Assuntos
Acantocéfalos/classificação , Acantocéfalos/anatomia & histologia , Acantocéfalos/genética , Alberta , Anfípodes/parasitologia , Animais , Código de Barras de DNA Taxonômico , Água Doce/parasitologia , Genes de Helmintos/genética , Genes Mitocondriais/genética , Larva/anatomia & histologia , Larva/classificação , Larva/genética , Especificidade da Espécie
4.
Parasitol Res ; 119(10): 3285-3296, 2020 Oct.
Artigo em Inglês | MEDLINE | ID: mdl-32812144

RESUMO

The taxonomy of Hysterothylacium genus in Mediterranean waters remains incomplete and unresolved. The aim of the current study was to investigate the morphological and molecular identification of selected species of Hysterothylacium larvae in marine fish from the Tunisian Mediterranean coasts. A total of 192 marine fish samples were examined. In total, thirty-seven third-stage larvae of Hysterothylacium were morphologically identified as Hysterothylacium type V. In the present study, representatives of this type from the Mediterranean Sea were genetically characterized for the first time by sequencing the rDNA ITS (ITS1-5.8S-ITS2) regions and mtDNA cox2 gene. This study represents the first report of Hysterothylacium type V from the Mediterranean Sea. We also report Mullus barbatus, M. surmuletus, and Pagellus erythrinus as new hosts for this larval type. Based upon molecular and phylogenetic analyses considering the rDNA ITS regions, the Hysterothylacium type V described here was classified as a new genotype, named Genotype B. The valid genetic data of the described Hysterothylacium type V in the present study can be used to establish the phylogenetic relationships among Hysterothylacium species from the Mediterranean Sea and worldwide for future research.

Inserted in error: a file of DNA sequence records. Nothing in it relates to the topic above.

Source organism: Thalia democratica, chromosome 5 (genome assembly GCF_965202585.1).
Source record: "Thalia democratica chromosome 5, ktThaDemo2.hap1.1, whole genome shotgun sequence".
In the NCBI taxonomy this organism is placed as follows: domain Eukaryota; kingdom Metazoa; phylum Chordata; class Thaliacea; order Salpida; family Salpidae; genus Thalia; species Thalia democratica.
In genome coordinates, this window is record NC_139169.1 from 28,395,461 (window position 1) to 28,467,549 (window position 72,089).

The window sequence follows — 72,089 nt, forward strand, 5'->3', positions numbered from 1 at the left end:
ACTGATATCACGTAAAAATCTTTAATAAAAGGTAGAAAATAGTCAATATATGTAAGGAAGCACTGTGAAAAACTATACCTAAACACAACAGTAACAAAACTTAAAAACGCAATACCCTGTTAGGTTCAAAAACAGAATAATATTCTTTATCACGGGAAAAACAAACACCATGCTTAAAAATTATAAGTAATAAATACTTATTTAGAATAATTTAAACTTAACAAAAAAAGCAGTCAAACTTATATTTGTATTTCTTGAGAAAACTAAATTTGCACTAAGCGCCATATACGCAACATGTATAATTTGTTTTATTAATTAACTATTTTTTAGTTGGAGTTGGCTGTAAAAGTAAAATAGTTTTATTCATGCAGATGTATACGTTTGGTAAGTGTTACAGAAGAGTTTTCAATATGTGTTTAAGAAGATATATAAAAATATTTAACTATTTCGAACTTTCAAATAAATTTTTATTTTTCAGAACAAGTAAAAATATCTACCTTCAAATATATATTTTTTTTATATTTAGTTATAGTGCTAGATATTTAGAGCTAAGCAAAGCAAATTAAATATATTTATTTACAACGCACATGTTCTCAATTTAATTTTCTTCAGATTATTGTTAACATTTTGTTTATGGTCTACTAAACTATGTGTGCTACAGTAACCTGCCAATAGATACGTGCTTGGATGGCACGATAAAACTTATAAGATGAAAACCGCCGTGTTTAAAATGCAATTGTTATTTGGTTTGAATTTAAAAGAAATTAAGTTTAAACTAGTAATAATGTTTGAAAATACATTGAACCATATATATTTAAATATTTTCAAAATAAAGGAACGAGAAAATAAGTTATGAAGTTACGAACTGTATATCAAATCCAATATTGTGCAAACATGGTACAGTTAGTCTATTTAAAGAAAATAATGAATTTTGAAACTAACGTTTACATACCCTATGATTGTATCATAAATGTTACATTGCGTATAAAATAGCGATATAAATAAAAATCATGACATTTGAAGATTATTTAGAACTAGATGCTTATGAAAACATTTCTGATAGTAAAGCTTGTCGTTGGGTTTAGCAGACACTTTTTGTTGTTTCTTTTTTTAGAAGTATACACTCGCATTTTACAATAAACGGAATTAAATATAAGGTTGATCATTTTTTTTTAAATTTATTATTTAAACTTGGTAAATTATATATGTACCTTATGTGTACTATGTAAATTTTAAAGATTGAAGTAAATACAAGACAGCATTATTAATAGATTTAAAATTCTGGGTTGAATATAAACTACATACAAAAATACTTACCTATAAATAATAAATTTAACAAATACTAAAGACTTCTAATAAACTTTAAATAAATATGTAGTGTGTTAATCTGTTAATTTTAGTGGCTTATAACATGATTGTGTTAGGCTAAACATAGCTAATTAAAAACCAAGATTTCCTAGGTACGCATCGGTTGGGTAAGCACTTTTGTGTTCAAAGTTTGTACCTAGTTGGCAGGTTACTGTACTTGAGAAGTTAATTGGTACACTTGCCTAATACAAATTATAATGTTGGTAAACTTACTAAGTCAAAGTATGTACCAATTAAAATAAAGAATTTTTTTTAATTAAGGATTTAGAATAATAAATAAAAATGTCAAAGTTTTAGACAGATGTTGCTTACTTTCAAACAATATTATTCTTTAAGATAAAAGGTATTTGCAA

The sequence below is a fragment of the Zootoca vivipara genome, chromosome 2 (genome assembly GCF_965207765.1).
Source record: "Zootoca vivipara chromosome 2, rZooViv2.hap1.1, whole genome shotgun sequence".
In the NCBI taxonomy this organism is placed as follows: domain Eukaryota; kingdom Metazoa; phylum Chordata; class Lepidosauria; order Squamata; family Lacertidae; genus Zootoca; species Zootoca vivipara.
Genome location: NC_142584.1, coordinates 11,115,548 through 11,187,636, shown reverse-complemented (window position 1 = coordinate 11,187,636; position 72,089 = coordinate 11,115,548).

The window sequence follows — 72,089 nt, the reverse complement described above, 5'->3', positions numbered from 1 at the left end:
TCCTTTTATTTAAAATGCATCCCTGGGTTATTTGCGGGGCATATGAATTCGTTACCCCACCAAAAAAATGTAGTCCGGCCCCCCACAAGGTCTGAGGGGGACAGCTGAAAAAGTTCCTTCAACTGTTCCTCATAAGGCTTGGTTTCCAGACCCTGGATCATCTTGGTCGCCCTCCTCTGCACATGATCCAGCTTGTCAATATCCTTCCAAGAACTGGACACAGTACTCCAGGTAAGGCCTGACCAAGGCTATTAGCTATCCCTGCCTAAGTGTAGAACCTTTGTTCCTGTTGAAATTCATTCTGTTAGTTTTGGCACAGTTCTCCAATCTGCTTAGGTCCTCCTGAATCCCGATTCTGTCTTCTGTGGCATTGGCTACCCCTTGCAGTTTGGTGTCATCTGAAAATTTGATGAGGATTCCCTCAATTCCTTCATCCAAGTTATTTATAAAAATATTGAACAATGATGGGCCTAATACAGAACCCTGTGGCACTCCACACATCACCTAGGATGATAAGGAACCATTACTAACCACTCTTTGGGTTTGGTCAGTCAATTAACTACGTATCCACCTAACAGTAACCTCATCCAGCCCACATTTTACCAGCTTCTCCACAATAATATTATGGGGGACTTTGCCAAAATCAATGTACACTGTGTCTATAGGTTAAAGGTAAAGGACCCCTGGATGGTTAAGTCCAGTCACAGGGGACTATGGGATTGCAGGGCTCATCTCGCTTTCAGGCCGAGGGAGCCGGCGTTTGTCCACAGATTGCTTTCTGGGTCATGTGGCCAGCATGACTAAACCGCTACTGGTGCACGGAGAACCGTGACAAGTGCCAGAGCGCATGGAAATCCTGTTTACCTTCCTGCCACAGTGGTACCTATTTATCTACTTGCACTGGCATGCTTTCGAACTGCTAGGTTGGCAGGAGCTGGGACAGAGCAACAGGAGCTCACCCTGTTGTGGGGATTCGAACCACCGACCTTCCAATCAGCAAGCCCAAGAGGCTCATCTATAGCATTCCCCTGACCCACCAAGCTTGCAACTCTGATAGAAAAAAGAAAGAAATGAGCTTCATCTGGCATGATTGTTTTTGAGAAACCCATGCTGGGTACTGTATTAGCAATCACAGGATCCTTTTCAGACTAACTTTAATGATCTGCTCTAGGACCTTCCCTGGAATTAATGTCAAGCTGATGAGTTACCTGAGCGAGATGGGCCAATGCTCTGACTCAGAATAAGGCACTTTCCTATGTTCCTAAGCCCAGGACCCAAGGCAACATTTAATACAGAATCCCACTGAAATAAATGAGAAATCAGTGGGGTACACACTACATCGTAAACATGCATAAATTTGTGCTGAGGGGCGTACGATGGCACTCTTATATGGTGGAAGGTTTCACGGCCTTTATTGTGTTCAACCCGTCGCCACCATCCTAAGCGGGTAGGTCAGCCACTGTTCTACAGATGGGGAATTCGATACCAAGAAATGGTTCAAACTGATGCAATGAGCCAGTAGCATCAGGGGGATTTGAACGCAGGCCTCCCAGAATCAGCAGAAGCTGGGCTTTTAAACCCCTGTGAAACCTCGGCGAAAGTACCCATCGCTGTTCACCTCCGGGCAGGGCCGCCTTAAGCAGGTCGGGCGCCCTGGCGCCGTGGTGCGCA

Assuntos